Colloquia/Fall18: Difference between revisions
Line 23: | Line 23: | ||
| Ellenberg | | Ellenberg | ||
|- | |- | ||
| '''January | | '''January 15''' (special time: '''3PM''') | ||
| Chi Li (Stony Brook) | | Chi Li (Stony Brook) | ||
| TBA | | TBA |
Revision as of 01:35, 14 January 2015
Mathematics Colloquium
All colloquia are on Fridays at 4:00 pm in Van Vleck B239, unless otherwise indicated.
Spring 2015
date | speaker | title | host(s) | |
---|---|---|---|---|
January 12 (special time: 3PM) | Botong Wang (Purdue) | Cohomology jump loci of algebraic varieties | Maxim | |
January 14 (special time: 11AM) | Jayadev Athreya (UIUC) | Counting points for random (and not-so-random) geometric structures | Ellenberg | |
January 15 (special time: 3PM) | Chi Li (Stony Brook) | TBA | Sean Paul | |
January 21 | Jun Kitagawa (Toronto) | TBA | Feldman | |
January 23 | Tentatively reserved for possible interview | |||
January 30 | Tentatively reserved for possible interview | |||
February 6 | Morris Hirsch (UC Berkeley and UW Madison) | Fixed points of Lie group actions | Stovall | |
February 13 | Mihai Putinar (UC Santa Barbara, Newcastle University) | Quillen’s property of real algebraic varieties | Budišić | |
February 20 | David Zureick-Brown (Emory University) | Diophantine and tropical geometry | Ellenberg | |
February 27 | Allan Greenleaf (University of Rochester) | TBA | Seeger | |
March 6 | Larry Guth (MIT) | TBA | Stovall | |
March 13 | Cameron Gordon (UT-Austin) | TBA | Maxim | |
March 20 | Murad Banaji (University of Portsmouth) | TBA | Craciun | |
March 27 | Kent Orr (Indiana University at Bloomigton) | TBA | Maxim | |
April 3 | University holiday | |||
April 10 | Jasmine Foo (University of Minnesota) | TBA | Roch, WIMAW | |
April 17 | Kay Kirkpatrick (University of Illinois-Urbana Champaign) | TBA | Stovall | |
April 24 | Marianna Csornyei (University of Chicago) | TBA | Seeger, Stovall | |
May 1 | Bianca Viray (University of Washington) | TBA | Erman | |
May 8 | Marcus Roper (UCLA) | TBA | Roch |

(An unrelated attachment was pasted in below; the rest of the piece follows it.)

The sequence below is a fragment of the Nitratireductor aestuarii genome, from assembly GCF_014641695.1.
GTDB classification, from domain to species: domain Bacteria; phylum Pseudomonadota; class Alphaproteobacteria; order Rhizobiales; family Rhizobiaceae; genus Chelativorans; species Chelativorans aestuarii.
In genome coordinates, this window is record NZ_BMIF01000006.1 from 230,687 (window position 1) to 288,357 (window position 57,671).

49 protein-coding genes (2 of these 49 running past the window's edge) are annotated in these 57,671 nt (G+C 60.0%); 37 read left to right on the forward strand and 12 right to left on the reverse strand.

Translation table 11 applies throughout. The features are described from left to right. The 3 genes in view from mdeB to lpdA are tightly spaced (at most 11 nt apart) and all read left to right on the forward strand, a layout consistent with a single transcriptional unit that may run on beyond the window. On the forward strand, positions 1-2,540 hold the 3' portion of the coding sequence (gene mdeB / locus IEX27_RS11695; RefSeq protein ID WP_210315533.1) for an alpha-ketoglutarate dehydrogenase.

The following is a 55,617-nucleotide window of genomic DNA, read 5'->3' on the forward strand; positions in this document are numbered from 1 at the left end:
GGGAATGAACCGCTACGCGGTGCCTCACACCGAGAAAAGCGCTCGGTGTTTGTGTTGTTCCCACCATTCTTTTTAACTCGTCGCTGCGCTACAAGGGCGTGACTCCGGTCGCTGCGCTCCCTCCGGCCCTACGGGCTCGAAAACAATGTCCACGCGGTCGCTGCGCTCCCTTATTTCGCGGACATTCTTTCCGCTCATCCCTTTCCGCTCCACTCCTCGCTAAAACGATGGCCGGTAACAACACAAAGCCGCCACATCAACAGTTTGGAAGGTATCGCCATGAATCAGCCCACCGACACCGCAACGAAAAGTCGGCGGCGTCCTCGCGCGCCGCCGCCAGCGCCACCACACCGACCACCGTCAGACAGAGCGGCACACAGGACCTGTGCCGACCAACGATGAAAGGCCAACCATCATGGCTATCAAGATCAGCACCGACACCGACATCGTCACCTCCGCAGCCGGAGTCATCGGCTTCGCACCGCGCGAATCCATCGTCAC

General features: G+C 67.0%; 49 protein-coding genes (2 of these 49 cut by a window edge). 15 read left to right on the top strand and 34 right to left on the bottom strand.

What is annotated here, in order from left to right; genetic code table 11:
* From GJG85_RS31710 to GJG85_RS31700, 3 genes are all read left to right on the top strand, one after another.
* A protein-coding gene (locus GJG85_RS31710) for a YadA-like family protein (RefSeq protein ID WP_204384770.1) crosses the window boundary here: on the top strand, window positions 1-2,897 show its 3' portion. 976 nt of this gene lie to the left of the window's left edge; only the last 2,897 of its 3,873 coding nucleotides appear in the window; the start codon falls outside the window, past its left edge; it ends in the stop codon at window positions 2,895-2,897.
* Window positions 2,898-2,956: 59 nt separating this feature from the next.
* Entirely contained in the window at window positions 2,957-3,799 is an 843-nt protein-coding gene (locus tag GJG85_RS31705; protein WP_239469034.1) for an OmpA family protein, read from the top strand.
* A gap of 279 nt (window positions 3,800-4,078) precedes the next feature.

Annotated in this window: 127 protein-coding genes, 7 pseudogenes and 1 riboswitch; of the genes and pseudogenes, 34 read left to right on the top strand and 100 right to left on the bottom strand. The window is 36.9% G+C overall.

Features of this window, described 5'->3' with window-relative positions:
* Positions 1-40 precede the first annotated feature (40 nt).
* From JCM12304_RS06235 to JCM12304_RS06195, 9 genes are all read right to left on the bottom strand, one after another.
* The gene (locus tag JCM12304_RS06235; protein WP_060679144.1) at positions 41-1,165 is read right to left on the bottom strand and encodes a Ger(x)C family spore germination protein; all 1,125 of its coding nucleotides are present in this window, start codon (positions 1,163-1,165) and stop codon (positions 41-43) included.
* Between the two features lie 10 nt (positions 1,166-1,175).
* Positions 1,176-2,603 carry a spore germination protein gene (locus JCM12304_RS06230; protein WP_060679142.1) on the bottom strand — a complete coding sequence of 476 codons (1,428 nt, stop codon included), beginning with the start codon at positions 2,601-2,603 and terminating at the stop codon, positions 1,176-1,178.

Abstracts
January 12: Botong Wang
Cohomology jump loci of algebraic varieties
In the moduli spaces of vector bundles (or local systems), cohomology jump loci are the algebraic sets where certain cohomology group has prescribed dimension. We will discuss some arithmetic and deformation theoretic aspects of cohomology jump loci. If time permits, we will also talk about some applications in algebraic statistics.
January 14: Jayadev Athreya
Counting points for random (and not-so-random) geometric structures
We describe a philosophy of how certain counting problems can be studied by methods of probability theory and dynamics on appropriate moduli spaces. We focus on two particular cases:
(1) Counting for Right-Angled Billiards: understanding the dynamics on and volumes of moduli spaces of meromorphic quadratic differentials yields interesting universality phenomenon for billiards in polygons with interior angles integer multiples of 90 degrees. This is joint work with A. Eskin and A. Zorich
(2) Counting for almost every quadratic form: understanding the geometry of a random lattice allows yields striking diophantine and counting results for typical (in the sense of measure) quadratic (and other) forms. This is joint work with G. A. Margulis.
February 12: Mihai Putinar (UC Santa Barbara)
Quillen’s property of real algebraic varieties
A famous observation discovered by Fejer and Riesz a century ago is the quintessential algebraic component of every spectral decomposition result. It asserts that every non-negative polynomial on the unit circle is a hermitian square. About half a century ago, Quillen proved that a positive polynomial on an odd dimensional sphere is a sum of hermitian squares. Fact independently rediscovered much later by D’Angelo and Catlin, respectively Athavale. The main subject of the talk will be: on which real algebraic sub varieties of [math]\displaystyle{ \mathbb{C}^n }[/math] is Quillen theorem valid? An interlace between real algebraic geometry, quantization techniques and complex hermitian geometry will provide an answer to the above question, and more. Based a recent work with Claus Scheiderer and John D’Angelo.